As we have also noted before, the sharp deterioration in prices has raised the the progressive dividend policies of BHP Billiton and Rio Tinto (while noting that Rio is starting from a lower base). The policy is at odds with the cyclical nature of the mining industry, with their asset bases which provide exposure to a large suite of commodities providing only limited diversification benefits. The possibility remains that dividend cuts may result without any pick up in commodity prices.

    The experience of the energy sector over the last 12 months has proven to be similar to mining stock trends of previous years, although the correction has occurred much more quickly. The two Australian companies – Origin and Santos – that have built new LNG facilities in Queensland have become exposed because of their relatively higher costs (slashing the expected profitability) and high debt burdens that they have carried in the construction phase of development.

    Natural reserve depletion, ongoing demand growth and the high cost of new supply all point towards higher prices in the future, although perhaps not at levels that were previously generally accepted. The two keys are OPEC’s production levels and the time taken for the US shale industry to adjust to this new environment. The shorter lead time for capacity expansion in US shale should lead to shorter, sharper oil cycles than what has occurred historically. The current view of many analysts is that a recovery in oil markets may be slower and settle at a lower point compared with what was previously forecast. The benefits of a strong balance sheet and low-cost operations has been starkly highlighted over the last year and should again prove to be the safest way to participate in the sector.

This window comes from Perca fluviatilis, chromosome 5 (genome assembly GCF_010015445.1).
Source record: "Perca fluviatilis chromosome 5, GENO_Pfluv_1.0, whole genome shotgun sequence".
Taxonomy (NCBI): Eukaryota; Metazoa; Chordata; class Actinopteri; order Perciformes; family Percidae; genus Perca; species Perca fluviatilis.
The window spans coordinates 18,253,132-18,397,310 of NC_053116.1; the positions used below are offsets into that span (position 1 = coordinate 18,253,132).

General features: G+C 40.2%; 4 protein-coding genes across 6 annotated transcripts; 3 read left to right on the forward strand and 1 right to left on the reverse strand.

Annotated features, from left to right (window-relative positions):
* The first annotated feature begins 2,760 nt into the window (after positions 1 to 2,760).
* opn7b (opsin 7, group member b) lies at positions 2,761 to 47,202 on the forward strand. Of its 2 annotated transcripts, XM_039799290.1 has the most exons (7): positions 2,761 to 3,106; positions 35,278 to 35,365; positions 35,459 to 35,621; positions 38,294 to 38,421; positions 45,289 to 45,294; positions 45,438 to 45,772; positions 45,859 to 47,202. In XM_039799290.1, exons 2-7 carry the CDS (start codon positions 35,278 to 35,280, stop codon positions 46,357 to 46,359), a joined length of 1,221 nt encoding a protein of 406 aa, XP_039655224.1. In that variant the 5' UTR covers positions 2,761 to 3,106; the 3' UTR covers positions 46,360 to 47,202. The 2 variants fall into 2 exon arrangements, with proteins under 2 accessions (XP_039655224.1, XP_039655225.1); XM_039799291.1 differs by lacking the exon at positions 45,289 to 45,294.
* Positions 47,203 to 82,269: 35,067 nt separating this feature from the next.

S&P/ASX 200: 12 Month Forward EPS Growth and P/E of Sectors

    Source: Bloomberg, Escala Partners


    Notwithstanding some recent weakness in Australian equity returns in the last six months, the last four years has produced fairly solid equity returns. As we have previously noted, however, this has largely been driven by the willingness of investors to pay more for a given earnings stream from equities, as opposed to growth in the level of earnings.

    Shorter term drivers of the market have typically worked in the market’s favour over this time. This has included a depreciating $A, particularly against the $US, boosting the returns for companies with overseas operations. While the $A may typically overshoot on the downside, it is safe to assume that the majority of gains have been extracted from this theme.


    The most significant short term driver has been falling short and long term interest rates. These have led to lower discount rates from which equities are valued, pushing share prices higher. More recently, interest rates have fallen to a point whereby investors with an income focus have diverted weightings from fixed income in favour of higher-yielding equities. Again, this theme has arguably largely played out, although a “lower for longer” interest rate setting will provide ongoing support for the equity market.

    From a longer term perspective, we look to valuations and earnings growth. The forward P/E of the market is approximately in-line to slightly higher than its historic average. Forward earnings growth could be described as somewhat below par, although this is balanced against a low interest rate setting; we thus view the market presently as close to fair value. In our view, in order to rise significantly higher in the medium term, a higher and more sustained level of earnings growth (and spread more broadly) will likely be required by the market.